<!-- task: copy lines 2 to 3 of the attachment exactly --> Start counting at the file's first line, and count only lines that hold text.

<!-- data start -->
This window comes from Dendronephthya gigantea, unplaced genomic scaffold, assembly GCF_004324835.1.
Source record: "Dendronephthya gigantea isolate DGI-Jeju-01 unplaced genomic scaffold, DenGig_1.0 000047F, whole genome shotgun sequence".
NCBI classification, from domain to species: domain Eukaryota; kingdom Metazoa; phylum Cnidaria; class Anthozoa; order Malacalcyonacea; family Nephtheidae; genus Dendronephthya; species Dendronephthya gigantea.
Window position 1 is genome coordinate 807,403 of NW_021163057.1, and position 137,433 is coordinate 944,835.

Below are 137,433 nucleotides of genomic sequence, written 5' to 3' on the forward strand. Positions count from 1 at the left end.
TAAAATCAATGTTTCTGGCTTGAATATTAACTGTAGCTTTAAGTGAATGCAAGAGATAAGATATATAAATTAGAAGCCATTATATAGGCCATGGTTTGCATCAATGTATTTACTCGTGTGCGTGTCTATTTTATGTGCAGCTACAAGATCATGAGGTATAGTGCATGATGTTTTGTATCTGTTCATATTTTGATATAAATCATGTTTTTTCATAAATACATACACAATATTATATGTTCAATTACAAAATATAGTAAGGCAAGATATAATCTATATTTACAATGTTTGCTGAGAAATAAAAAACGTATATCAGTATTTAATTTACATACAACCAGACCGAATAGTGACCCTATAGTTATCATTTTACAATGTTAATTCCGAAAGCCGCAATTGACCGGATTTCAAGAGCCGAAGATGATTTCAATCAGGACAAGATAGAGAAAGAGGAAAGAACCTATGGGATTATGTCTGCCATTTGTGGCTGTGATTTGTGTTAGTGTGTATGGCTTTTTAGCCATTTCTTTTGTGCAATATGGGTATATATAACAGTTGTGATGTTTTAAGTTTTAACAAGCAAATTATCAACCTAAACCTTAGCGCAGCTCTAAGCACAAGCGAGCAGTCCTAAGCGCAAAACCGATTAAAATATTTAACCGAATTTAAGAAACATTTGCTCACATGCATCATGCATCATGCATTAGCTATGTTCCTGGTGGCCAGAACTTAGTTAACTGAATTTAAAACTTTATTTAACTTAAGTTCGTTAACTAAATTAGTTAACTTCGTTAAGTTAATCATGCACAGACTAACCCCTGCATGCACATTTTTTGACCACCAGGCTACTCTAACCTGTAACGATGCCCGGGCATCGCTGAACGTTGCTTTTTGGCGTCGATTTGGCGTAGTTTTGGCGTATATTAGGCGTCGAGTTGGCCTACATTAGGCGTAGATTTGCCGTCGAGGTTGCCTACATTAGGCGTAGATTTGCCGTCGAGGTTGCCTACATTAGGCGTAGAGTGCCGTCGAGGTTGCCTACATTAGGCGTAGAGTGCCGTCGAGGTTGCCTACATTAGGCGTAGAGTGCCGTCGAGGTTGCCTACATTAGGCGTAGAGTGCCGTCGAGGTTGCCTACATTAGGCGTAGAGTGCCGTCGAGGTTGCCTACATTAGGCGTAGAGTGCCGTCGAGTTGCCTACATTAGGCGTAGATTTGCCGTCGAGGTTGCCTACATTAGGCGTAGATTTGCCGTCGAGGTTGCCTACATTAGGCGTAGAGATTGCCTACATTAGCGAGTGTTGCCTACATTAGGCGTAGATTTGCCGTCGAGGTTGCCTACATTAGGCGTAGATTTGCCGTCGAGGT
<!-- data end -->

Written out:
Source record: "Dendronephthya gigantea isolate DGI-Jeju-01 unplaced genomic scaffold, DenGig_1.0 000047F, whole genome shotgun sequence".
NCBI classification, from domain to species: domain Eukaryota; kingdom Metazoa; phylum Cnidaria; class Anthozoa; order Malacalcyonacea; family Nephtheidae; genus Dendronephthya; species Dendronephthya gigantea.